7. A 3-year-old receiving speech therapy services once a week in Ann Arbor. Their family was evicted and had to move in with family members in Saline.
  8. A 5th grader who moved in with his aunt while his father is at the Delonis Center shelter.
  9. A 6th grader's mother is incarcerated, so she goes to live with an aunt in another school district. The aunt is thinking about getting guardianship but doesn't have the money for the fee.
  10. A 17-year-old who has moved in with her boyfriend.
  11. A 2nd grader living in a single family home with his mother, father and three siblings. The home has no water or electricity and the student hears his mom saying how worried she is about an inspector coming over.
  12. A 6th grader who just got placed by Child Protective Services to live with her grandma last week.
  13. A 3rd grader who has been in a foster care placement for four months.

Examples of Students Who Do Not Qualify

  1. A 1st grader living in an apartment with her mother, who has a Sec. 8 voucher.
  2. A 4th grader who lived in a cramped motel until mid-August but his mother is now renting an apartment in a different school district (must be eligible the first day of school).
  3. A 2nd grader who has lived with the same foster parents for two years.
  4. A 6th grader whose family is being evicted from their home in a week.
  5. A 1st grader whose young mother has never moved out of her parent's home and plans to continue to stay there to save money.

Visit for more information.

How to Access Services

Most students access our services through their school, a shelter or community agency, where they fill out our Referral Paperwork (see Downloads). If there is an emergency (for instance, an eligible student has been denied immediate enrollment or a family has no transportation to get to a school), families can call our offices directly at (734) 994-8100, x1518.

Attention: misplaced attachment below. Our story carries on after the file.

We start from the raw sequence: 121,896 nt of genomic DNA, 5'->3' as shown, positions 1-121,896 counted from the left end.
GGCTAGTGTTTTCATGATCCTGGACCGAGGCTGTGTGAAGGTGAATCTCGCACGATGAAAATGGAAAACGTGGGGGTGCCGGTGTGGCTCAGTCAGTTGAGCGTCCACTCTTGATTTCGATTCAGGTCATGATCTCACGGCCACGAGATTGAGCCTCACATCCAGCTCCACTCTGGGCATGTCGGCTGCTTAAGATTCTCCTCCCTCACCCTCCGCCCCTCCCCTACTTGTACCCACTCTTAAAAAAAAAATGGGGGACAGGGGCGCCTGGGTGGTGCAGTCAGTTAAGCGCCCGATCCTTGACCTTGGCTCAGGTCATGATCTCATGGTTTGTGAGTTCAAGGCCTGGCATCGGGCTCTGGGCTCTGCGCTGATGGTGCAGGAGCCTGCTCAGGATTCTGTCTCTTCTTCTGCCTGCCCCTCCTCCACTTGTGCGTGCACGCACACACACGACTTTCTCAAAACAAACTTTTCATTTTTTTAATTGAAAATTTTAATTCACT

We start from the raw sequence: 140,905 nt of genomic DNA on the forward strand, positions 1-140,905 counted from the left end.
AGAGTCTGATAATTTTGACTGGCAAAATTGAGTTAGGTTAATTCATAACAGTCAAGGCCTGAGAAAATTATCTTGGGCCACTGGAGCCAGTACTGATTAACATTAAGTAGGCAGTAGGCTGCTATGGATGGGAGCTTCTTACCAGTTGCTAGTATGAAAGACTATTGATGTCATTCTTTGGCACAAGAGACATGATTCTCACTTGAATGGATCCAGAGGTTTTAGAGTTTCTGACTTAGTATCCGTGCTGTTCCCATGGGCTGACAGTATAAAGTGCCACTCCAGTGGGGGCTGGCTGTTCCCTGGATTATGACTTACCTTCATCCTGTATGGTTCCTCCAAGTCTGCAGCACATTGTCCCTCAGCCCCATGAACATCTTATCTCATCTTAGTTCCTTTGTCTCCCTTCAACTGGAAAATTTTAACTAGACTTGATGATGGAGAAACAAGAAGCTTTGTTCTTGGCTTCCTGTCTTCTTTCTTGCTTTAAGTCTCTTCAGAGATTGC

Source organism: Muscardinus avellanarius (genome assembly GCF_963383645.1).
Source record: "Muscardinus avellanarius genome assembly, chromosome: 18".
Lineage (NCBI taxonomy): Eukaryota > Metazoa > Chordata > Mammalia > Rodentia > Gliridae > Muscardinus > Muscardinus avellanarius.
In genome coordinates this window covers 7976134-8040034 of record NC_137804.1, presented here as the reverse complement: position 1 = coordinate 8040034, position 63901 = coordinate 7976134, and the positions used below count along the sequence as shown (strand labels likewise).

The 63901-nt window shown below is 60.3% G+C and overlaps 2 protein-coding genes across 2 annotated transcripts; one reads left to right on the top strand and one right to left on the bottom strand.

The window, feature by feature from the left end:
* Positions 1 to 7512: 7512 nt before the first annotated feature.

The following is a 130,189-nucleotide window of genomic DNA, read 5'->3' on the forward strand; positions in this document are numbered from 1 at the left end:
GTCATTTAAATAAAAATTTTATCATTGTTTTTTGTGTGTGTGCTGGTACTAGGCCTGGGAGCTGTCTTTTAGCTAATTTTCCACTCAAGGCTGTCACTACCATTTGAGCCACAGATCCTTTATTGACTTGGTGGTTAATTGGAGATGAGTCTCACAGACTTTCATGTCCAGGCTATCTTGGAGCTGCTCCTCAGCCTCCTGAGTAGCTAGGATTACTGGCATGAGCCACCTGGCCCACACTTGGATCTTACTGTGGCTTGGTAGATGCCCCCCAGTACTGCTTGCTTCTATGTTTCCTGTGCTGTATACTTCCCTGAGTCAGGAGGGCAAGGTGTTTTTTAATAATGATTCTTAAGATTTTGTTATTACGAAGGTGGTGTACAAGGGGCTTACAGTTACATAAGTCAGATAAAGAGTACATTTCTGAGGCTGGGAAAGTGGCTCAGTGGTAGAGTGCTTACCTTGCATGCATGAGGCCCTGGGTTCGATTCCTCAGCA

Our paperwork is meant to enhance services and our understanding of a student's needs. It cannot be used as a barrier to school enrollment or other rights under McKinney-Vento.

Available Services


  • Conduct training for school and community agency staff regarding McKinney-Vento.
  • Assist with McKinney-Vento eligibility questions, immediate school enrollment or difficulties in securing transportation to the school of origin.
  • Promote needs and rights of students experiencing homelessness within community.


  • Provide funding and coordination for stop-gap transportation.
  • Offer creative solutions to transportation challenges such as rides to and from after-school tutoring and parent-teacher conferences.

School Supplies

  • Distribute school supplies, including backpacks, notebooks, folders, pens, pencil and calculators.
  • Necessities:
    • Emergency food pantry
    • Personal hygiene items such as deodorant, shampoo, soap, etc.


  • Provide socks, underwear, hats and gloves (as supplies last).
  • Provide clothing through referrals through area thrift shops.

Education-Related Financial Assistance

  • Assist students with school-related financial needs that cannot be met in other ways, such as fees for credit recovery, graduation, field trips and summer school courses.

Post-Secondary Support

  • Help unaccompanied youth fill out their Federal Financial Aid form and college applications.

Early Childhood

  • Connect families with children ages 0-5 with a First Steps Washtenaw parent educator and other early childhood resources, including Head Start and Early On.